Philips DCM230

Switch to iPod mode and you can control the iPod with the menu and directional buttons on the remote surrounding the central OK button, mimicking the way the iPod itself works. This means you can switch between full album art and add star ratings should you wish. There's no acceleration when scrolling down long lists, but at least that remote is comfortable to hold.

From the remote you can activate the sleep button from the remote, set the timer, and eject a CD. You can also turn the DSC, ‘Digital Sound Control' and the ‘DBB' bass boost systems on and off. These influence the sound, with the former having three settings, Classic, Rock, Jazz and Pop, though there seems to be no option to have these EQ settings completely off, you have to have one of them. The other does what it says on the tin - it boosts the bass.

This brings me onto sound quality, which is where it all where it starts to go horribly wrong for the Philips.

It boasts a weighty 15 Watts per channel and in its favour it's certainly louder than the iHome iH8. However, loud does not mean necessarily mean good. On first firing it up, we tried out with the full fat sound of the Oasis classic, Champagne Supernova. However, this was not a champagne listening experience, with the instrumentation sounding messy and the bass woolly and disconnected from the rest of the sound stage. For a change of pace we tried the mild sounds of some old school Ray Charles, but the sounds was again weedy and lacking softness, smoothness and soul, which rather defeats the purpose of listening to Ray Charles.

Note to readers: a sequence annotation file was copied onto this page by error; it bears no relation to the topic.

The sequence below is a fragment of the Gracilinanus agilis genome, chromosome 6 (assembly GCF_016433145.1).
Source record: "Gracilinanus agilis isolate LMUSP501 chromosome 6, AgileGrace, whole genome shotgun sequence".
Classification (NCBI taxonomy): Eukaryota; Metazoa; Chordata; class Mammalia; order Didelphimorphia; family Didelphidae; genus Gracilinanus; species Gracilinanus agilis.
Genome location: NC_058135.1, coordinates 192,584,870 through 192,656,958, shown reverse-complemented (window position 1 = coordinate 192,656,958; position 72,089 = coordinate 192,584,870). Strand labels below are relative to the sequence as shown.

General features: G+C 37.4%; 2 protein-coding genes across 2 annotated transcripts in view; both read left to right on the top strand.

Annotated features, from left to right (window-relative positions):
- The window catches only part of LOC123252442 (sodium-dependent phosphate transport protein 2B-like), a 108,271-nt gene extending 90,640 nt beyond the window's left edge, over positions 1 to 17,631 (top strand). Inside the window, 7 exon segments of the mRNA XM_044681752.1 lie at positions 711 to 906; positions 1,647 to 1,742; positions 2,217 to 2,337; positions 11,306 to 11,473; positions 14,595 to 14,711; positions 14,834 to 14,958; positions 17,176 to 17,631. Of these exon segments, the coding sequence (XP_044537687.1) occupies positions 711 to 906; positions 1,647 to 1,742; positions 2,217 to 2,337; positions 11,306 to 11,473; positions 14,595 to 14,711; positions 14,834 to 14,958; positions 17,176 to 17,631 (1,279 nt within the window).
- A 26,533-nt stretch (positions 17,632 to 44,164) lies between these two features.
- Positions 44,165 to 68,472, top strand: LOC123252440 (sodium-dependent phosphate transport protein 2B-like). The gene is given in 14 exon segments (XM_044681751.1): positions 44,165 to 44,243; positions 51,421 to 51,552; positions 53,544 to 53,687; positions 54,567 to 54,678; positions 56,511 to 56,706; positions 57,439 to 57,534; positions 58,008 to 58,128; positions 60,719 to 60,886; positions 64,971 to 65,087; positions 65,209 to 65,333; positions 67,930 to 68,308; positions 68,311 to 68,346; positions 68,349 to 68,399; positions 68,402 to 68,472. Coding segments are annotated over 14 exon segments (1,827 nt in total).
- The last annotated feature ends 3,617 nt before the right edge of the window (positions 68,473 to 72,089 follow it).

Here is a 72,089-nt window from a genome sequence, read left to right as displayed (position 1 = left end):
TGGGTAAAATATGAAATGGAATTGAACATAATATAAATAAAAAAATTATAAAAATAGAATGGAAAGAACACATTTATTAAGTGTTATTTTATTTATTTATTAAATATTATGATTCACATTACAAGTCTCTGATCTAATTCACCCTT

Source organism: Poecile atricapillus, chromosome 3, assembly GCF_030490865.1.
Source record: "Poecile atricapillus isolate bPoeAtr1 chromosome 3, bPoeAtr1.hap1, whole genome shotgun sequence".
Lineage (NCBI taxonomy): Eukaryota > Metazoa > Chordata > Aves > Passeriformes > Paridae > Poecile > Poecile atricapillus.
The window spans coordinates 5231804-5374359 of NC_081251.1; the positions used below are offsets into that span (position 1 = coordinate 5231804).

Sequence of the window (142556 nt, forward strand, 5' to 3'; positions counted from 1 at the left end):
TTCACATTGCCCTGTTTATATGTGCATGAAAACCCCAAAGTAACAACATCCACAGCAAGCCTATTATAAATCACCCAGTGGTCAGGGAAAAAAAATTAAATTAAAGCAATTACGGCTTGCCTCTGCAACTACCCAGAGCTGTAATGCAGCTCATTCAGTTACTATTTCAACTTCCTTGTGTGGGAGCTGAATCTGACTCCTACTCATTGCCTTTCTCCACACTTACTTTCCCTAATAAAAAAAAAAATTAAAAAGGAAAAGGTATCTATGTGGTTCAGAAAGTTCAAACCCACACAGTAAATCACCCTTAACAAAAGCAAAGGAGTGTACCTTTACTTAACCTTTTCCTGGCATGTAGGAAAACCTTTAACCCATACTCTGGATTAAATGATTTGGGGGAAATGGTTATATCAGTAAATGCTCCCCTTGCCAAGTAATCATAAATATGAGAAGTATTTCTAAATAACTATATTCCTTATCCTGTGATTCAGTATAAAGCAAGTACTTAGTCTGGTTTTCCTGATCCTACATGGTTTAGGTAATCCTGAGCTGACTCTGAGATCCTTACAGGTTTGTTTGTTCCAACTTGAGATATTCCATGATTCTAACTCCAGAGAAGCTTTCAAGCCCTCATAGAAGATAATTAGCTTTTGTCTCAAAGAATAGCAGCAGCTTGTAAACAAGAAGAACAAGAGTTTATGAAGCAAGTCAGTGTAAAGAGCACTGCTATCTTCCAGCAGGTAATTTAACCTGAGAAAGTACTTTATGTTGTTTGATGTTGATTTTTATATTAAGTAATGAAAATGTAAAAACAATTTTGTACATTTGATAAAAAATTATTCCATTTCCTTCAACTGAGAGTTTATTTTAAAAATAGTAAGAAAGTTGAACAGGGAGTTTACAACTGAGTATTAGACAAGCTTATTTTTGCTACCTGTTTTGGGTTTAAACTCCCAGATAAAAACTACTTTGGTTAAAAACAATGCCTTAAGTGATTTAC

We then tried to give it something more up to date and progressed onto the ‘phat' sounds of Kanye West, and this is where the Philips really let itself down. The bass was anything but tight and it was just unable to handle the heavy hip-hop beats with the any sense of timing. It was the audio equivalent of watching your dad dance.

However, after a while, it started to warm up and there was a minor improvement in the sounds quality. The introduction to The Who's Won't Get Fooled Again was bright and enticing but as soon as the rest of the band kicks in, once again it lost it. There seems to be a big space in the middle of the sound and what you can hear is muddy and muffled. While the silver front of the player looks good, it's as if the sound is trapped inside.One comment made in the office was that its sounded like the music was being played under water. The sound was unappealing and actually tiring to listen to after a while.

The nub of the matter then is that it's a classic case of style over substance, with the good looks not matched by the all important sound quality. It's almost as if Philips has draped the thing in flashy metallic housing in order to distract buyers from the fact that it sounds rather awful. As if a company would do such a thing.

This is all the more harder to swallow when one realises that the RRP is an astonishing £200 - the fact that you can pick it up for ‘only' £170 is little comfort. Indeed, you can get the wonderful sounding Creative Gigaworks T40 2.0 Speakers and the forthcoming X-30 Creative iPod dock for a whole lot less.

It's a shame as the DCM230 is great looking and well featured - if only it didn't sound so poor. Let's hope Philips has another go for the follow up version and gives this clock/radio the speaker quality it deserves.

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